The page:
Britain's parliament was to meet Monday to pay tribute to murdered Labour lawmaker Jo Cox, a pro-immigration campaigner who opposed the country leaving the European Union in a referendum that is now only days away.

Her death last week has prompted calls for the Leave and Remain campaigns to drop their use of vitriol as they try to make their points in the debate on a British EU exit, or Brexit.

Opposition and Labour leader Jeremy Corbyn said Conservative Prime Minister David Cameron had agreed to recall parliament from a recess to honour Cox, after a Labour request.

Corbyn and Cameron stood together on Friday at a vigil for Cox in her parliamentary constituency in West Yorkshire. They are expected to lead Monday's tributes.

"Jo Cox's killing was not only the tragic loss of a fantastic human being, woman, mother, wife, friend and comrade to so many of us inside and outside parliament," Corbyn said in an earlier statement.

"It was an assault on democracy itself, an attack on the right of everyone to have their say in how our country is run," he said.

Cameron praised Cox as "an extraordinary and compassionate campaigning MP."

"In tribute to Jo Cox, we must drive out hatred, division and intolerance where we find them in our public life and communities," Cameron said.

The parliamentary event will be followed by a memorial service at a nearby church, while friends and supporters of Cox plan a larger "rest in power" event on Wednesday in London's Trafalgar Square, along with smaller events in other cities to mark what would have been her 42nd birthday.

Senior Conservative politician Sayeeda Warsi on Monday dropped her support for the Leave campaign ahead of Thursday's referendum, saying she wanted to reject "the politics of hate."

"Toxic, divisive and xenophobic political campaigning should have no place in a liberal democracy. The politics of hate should always fail," Warsi, a member of the upper house of parliament, said on Twitter.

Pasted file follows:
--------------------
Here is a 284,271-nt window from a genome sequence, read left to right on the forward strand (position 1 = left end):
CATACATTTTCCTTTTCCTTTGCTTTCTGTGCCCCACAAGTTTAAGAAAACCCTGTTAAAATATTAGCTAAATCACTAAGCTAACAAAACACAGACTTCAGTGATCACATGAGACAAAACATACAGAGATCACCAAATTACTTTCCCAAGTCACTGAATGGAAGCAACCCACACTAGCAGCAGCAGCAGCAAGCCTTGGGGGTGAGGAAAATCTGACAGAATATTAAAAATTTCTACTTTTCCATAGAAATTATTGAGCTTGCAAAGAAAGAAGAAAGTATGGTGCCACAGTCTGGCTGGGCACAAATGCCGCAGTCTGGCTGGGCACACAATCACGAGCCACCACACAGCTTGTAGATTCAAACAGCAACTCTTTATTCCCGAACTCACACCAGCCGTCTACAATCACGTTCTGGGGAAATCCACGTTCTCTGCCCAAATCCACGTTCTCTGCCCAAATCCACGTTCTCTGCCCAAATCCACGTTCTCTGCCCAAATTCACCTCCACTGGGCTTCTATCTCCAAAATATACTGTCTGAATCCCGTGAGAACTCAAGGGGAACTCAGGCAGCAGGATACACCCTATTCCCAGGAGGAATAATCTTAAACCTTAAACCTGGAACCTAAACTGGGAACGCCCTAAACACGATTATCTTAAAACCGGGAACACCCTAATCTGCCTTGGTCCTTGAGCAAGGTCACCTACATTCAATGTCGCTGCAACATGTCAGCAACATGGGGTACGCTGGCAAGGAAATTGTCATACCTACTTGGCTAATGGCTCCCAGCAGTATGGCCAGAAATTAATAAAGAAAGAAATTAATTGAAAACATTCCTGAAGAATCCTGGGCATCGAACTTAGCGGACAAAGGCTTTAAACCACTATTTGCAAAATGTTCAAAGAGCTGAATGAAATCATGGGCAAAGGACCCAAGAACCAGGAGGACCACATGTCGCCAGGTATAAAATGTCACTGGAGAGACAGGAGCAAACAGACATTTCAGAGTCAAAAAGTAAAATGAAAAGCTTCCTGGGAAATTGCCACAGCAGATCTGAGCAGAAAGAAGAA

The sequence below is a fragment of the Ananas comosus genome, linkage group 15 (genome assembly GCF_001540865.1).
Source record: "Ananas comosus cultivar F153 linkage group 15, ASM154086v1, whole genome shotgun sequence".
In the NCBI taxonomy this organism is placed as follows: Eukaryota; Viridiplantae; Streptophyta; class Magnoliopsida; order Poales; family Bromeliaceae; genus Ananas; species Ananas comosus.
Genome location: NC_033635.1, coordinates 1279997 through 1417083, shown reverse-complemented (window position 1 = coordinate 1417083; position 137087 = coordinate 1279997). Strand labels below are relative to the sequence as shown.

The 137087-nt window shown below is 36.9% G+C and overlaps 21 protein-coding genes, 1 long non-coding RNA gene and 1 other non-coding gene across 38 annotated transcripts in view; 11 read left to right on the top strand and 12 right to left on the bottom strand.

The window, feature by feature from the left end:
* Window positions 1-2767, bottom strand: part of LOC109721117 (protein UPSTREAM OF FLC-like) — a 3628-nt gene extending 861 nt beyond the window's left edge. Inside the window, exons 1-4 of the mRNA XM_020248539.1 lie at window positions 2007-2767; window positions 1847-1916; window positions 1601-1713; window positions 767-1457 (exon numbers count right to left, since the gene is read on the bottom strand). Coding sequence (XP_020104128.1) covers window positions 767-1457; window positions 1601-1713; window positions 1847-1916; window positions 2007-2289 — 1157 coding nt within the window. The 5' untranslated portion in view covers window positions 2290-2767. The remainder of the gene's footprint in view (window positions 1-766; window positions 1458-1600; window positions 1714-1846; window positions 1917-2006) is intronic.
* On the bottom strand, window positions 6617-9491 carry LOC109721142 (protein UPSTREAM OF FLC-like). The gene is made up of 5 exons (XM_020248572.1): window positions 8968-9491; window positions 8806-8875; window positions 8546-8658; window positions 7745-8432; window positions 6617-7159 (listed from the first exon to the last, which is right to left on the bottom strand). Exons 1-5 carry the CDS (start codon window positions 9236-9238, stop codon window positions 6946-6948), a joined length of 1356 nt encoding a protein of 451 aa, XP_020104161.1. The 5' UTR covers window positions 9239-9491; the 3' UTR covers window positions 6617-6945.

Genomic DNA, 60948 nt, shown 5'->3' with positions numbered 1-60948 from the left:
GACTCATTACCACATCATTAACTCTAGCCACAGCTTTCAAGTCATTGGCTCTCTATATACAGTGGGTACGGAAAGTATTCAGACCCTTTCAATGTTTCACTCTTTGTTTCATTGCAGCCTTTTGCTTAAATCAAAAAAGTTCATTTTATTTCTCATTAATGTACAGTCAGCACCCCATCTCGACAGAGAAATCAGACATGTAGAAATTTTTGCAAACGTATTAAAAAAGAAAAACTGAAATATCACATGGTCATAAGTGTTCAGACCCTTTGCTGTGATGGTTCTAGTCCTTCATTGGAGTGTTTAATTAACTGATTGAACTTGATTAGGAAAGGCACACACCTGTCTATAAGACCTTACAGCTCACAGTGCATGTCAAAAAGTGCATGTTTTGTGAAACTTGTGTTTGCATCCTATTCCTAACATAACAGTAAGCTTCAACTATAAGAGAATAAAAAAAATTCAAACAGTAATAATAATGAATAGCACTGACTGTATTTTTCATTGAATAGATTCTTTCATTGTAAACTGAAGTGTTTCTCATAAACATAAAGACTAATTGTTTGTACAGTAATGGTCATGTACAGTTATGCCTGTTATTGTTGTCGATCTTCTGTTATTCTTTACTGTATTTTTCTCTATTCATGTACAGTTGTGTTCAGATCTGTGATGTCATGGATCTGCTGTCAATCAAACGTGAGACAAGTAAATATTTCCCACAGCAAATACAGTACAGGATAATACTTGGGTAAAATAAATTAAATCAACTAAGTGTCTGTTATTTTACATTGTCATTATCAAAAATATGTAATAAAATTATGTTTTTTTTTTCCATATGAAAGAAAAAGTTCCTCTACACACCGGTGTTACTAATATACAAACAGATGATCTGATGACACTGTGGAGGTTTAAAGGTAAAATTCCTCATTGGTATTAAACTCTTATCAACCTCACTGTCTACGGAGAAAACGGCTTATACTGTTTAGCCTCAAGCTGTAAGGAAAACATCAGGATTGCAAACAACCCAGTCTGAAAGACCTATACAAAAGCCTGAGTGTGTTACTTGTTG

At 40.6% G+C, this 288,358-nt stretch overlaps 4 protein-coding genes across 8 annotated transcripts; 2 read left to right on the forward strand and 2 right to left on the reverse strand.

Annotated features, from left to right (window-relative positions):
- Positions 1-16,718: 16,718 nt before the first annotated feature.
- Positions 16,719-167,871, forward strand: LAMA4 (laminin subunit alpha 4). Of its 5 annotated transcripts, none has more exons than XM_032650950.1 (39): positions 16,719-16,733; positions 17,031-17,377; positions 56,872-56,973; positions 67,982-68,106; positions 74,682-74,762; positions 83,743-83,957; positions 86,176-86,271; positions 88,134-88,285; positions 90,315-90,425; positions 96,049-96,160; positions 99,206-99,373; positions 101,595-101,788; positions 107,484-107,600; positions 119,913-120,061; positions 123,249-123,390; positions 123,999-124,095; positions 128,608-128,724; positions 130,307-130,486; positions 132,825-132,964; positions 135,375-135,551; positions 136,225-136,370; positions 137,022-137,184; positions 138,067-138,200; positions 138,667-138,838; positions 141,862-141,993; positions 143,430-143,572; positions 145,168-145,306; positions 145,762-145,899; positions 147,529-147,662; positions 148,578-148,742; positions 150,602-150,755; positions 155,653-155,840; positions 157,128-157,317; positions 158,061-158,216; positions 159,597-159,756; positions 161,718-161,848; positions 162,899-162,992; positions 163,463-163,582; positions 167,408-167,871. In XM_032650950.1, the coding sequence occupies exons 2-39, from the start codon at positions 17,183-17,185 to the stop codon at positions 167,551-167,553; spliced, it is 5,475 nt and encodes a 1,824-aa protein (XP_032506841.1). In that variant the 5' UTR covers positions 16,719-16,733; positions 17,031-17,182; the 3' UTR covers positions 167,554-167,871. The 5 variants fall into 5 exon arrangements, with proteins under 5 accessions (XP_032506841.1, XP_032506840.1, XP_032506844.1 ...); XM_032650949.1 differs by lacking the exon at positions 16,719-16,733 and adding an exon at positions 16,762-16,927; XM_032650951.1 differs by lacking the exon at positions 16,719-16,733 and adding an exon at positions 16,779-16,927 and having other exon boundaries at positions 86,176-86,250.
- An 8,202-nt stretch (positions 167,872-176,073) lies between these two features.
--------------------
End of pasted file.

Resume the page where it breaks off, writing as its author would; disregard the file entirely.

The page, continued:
There has been "a shift in campaigning, a core vote strategy, the end of inclusive politics," she wrote above a photograph of Vote Leave co-leader Boris Johnson and a link to a report on the group's recent focus on immigration.

Cameron welcomed support for Remain from British industry on Monday, including statements from: Virgin founder Richard Branson; the Ford motor company; a car industry body; and the Premier League, which represents England's top 20 football clubs.

In another boost for the Remain campaign, which is backed by Cameron and Corbyn, the Financial Times said the political fallout from Cox's murder had "put the brakes on a recent Leave surge" and spurred a swing to Remain, which is marginally ahead in recent opinion polls.

UK Independence Party leader Nigel Farage on Monday defended a Brexit poster he had unveiled on Thursday showing a crowd of migrants queuing to enter Britain, under the headline "Breaking point."

Farage was widely criticised for the poster, with Warsi telling The Times that it was the "step too far" that ended her support for Leave.

Leave supporters have accused Cameron of using Cox's death to bolster his campaign for Remain votes in the referendum.

An online appeal to fund charities supported by Cox had raised nearly 900,000 pounds (1.3 million dollars) in three days by Monday.

After Cox's death on Thursday, police charged 52-year-old local man Tommy Mair with her murder. Mair had a history of mental illness and had supported racist and right-wing extermist groups, according to media reports.

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